PEDIATRIC INGUINAL HERNIA IN BASRAH
Basrah Journal of Surgery,
Volume 21, Issue 2, Pages 61-65
Inguinal hernia repair is one of the most frequently performed surgical procedure in pediatric patients. An inguinal hernia does not resolve spontaneously and must be repaired because of high risk of complications. The aim of this study is to determine epidemiologic index and complications of inguinal hernia in pediatric patients.
This retrospective study was carried out in the Basrah Children Hospital. All patients who underwent surgeries for inguinal hernia from 2012 to 2014 were included in this study. Their hospital records were reviewed for age, sex, side of the hernia, presentation, wound infection, recurrence, and other complications.
In this study, 877 children were included. 766 (87.3%) were boys and 111 (12.7%) were girls. Most common age of presentation is between 6 months to 6 years which compromise 54.6%. Right-side and left-side inguinal hernia was observed in 531 (60.5%) and 276 (31.5%) cases, respectively. Bilateral inguinal hernia was observed in 70 (8%) cases. One hundred forty eight (16.9%) children presented as emergencies with irreducible hernia. Emergency presentation was more in male gender and more in the first 6 months of life. Postoperative complication rate for elective was 3.2% and for emergency groups was 51.7%.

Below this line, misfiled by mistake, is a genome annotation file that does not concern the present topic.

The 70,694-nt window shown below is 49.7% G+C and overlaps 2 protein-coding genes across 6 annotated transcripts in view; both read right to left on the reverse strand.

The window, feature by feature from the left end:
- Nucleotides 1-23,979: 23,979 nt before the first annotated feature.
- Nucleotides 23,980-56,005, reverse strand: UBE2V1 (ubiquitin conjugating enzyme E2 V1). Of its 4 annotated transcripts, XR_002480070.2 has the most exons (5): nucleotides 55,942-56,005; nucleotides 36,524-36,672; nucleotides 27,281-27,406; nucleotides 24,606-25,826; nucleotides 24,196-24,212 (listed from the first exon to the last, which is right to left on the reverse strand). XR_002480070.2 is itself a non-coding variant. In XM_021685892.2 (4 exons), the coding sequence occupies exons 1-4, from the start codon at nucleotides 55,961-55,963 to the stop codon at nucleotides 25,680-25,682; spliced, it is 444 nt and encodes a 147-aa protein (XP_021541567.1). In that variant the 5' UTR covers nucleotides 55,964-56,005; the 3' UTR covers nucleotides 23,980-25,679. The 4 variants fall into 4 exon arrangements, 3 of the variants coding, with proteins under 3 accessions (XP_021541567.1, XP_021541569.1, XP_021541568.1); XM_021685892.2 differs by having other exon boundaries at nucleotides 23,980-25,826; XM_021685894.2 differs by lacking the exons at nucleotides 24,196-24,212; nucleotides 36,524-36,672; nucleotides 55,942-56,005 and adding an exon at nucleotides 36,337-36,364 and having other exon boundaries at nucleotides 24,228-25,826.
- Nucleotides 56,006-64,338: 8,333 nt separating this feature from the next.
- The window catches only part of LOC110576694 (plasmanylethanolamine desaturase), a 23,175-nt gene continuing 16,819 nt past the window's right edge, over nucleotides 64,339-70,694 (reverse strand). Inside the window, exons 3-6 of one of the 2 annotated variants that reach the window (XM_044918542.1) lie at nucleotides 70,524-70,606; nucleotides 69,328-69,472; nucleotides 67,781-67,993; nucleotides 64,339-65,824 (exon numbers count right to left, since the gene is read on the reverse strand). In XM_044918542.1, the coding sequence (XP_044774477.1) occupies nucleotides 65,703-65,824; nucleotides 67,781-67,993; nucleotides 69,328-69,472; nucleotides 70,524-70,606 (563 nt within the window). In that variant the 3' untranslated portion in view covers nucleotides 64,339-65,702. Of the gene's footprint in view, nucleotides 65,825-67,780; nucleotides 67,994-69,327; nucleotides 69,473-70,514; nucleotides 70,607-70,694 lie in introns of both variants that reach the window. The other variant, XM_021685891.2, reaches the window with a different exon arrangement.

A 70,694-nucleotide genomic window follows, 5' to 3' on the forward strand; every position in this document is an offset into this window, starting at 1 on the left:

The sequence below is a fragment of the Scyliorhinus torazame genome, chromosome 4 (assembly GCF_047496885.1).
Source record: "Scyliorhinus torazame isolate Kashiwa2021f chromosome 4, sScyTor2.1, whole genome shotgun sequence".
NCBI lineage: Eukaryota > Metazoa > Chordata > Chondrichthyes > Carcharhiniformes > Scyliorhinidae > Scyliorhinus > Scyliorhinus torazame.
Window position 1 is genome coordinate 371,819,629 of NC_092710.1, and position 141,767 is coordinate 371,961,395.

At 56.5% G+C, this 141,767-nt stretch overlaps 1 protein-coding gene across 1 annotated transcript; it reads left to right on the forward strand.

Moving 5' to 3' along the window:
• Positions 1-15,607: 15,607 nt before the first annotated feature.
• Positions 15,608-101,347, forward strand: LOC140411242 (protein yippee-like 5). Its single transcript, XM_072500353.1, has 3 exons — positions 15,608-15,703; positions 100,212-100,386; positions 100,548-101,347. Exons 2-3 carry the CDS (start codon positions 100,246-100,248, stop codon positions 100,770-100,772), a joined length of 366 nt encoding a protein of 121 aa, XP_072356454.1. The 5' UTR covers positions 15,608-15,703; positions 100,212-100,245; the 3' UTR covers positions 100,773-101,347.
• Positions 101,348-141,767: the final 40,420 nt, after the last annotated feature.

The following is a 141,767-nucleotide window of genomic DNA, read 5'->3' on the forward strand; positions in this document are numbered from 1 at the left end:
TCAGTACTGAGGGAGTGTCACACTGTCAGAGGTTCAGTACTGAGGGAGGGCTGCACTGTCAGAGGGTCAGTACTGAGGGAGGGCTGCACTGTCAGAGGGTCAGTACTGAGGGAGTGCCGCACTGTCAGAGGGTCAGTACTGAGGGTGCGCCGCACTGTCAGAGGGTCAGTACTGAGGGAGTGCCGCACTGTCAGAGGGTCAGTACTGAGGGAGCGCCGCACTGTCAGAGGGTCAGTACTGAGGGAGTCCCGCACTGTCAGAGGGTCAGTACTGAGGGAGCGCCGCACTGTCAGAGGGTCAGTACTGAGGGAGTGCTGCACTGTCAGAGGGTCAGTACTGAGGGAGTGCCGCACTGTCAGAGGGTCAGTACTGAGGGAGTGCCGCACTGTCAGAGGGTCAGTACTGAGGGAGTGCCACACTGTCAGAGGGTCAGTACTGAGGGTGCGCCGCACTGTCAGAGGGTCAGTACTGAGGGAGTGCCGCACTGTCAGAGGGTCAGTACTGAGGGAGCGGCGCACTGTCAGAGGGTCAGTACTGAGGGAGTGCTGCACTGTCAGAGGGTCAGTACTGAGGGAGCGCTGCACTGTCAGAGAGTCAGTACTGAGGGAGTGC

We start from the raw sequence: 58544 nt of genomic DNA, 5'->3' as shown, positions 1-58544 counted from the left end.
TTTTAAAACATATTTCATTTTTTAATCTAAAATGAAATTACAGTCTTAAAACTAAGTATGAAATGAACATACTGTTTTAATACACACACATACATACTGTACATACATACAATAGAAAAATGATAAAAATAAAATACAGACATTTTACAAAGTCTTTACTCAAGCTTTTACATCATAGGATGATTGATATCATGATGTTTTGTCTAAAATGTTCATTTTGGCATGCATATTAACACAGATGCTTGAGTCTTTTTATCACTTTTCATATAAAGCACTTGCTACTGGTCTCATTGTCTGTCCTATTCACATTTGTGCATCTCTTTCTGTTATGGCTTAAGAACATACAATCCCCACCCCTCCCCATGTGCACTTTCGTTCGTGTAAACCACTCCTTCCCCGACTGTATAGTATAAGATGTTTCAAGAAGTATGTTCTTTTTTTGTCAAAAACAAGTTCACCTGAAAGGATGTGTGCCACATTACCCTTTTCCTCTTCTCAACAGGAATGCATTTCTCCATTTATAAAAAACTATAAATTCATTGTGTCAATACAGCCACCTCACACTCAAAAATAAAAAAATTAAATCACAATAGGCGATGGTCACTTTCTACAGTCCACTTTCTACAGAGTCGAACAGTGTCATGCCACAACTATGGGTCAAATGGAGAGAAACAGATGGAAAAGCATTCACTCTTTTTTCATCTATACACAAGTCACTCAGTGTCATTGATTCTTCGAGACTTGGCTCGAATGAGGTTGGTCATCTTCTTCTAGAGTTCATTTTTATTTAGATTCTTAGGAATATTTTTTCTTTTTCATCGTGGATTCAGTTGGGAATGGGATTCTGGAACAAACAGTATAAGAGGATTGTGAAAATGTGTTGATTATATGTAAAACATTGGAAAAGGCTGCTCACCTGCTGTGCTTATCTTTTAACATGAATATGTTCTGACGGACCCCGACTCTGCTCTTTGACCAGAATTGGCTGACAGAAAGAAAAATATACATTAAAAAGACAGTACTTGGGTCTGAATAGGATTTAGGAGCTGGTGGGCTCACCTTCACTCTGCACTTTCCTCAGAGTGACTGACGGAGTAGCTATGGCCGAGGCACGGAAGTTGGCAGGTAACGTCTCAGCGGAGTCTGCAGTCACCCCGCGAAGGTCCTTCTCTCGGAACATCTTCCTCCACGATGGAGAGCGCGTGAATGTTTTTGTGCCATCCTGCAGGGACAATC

In conclusion, most of the hernias involved male patients. Postoperative complications were observed in 51.7% of the emergency cases, so inguinal hernia in children should be operated as early as possible to avoid incarceration and to decrease post-operative complications.
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